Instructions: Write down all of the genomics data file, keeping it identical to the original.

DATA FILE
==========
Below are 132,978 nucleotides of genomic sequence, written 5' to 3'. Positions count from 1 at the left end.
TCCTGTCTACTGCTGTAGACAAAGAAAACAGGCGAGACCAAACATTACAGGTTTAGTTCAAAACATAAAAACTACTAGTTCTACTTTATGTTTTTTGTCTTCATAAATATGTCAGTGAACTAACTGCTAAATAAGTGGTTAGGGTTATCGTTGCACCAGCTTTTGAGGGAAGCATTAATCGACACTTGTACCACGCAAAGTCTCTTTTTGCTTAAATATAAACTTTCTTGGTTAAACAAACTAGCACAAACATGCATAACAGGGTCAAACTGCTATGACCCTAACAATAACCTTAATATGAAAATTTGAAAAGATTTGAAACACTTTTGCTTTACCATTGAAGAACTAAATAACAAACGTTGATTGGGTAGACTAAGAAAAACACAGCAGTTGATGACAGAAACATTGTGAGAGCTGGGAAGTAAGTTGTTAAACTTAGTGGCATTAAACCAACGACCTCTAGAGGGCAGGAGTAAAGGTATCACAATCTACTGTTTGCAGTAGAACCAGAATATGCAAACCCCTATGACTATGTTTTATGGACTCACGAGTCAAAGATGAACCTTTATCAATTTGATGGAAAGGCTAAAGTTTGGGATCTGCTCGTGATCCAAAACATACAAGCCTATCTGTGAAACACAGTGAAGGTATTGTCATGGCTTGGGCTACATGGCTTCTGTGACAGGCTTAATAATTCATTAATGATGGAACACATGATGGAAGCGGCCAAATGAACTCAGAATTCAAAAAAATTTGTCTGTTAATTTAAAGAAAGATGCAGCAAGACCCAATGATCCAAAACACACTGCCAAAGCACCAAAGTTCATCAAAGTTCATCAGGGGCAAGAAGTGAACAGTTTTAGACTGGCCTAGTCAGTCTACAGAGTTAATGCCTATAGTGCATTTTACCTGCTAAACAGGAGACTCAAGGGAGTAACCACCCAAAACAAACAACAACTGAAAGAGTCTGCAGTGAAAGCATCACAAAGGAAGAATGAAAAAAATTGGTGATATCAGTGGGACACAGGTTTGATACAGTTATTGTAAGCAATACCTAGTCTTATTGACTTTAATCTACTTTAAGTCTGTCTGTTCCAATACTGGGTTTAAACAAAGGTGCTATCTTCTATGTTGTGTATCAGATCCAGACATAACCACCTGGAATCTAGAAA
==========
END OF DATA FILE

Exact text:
Below are 132,978 nucleotides of genomic sequence, written 5' to 3'. Positions count from 1 at the left end.
TCCTGTCTACTGCTGTAGACAAAGAAAACAGGCGAGACCAAACATTACAGGTTTAGTTCAAAACATAAAAACTACTAGTTCTACTTTATGTTTTTTGTCTTCATAAATATGTCAGTGAACTAACTGCTAAATAAGTGGTTAGGGTTATCGTTGCACCAGCTTTTGAGGGAAGCATTAATCGACACTTGTACCACGCAAAGTCTCTTTTTGCTTAAATATAAACTTTCTTGGTTAAACAAACTAGCACAAACATGCATAACAGGGTCAAACTGCTATGACCCTAACAATAACCTTAATATGAAAATTTGAAAAGATTTGAAACACTTTTGCTTTACCATTGAAGAACTAAATAACAAACGTTGATTGGGTAGACTAAGAAAAACACAGCAGTTGATGACAGAAACATTGTGAGAGCTGGGAAGTAAGTTGTTAAACTTAGTGGCATTAAACCAACGACCTCTAGAGGGCAGGAGTAAAGGTATCACAATCTACTGTTTGCAGTAGAACCAGAATATGCAAACCCCTATGACTATGTTTTATGGACTCACGAGTCAAAGATGAACCTTTATCAATTTGATGGAAAGGCTAAAGTTTGGGATCTGCTCGTGATCCAAAACATACAAGCCTATCTGTGAAACACAGTGAAGGTATTGTCATGGCTTGGGCTACATGGCTTCTGTGACAGGCTTAATAATTCATTAATGATGGAACACATGATGGAAGCGGCCAAATGAACTCAGAATTCAAAAAAATTTGTCTGTTAATTTAAAGAAAGATGCAGCAAGACCCAATGATCCAAAACACACTGCCAAAGCACCAAAGTTCATCAAAGTTCATCAGGGGCAAGAAGTGAACAGTTTTAGACTGGCCTAGTCAGTCTACAGAGTTAATGCCTATAGTGCATTTTACCTGCTAAACAGGAGACTCAAGGGAGTAACCACCCAAAACAAACAACAACTGAAAGAGTCTGCAGTGAAAGCATCACAAAGGAAGAATGAAAAAAATTGGTGATATCAGTGGGACACAGGTTTGATACAGTTATTGTAAGCAATACCTAGTCTTATTGACTTTAATCTACTTTAAGTCTGTCTGTTCCAATACTGGGTTTAAACAAAGGTGCTATCTTCTATGTTGTGTATCAGATCCAGACATAACCACCTGGAATCTAGAAA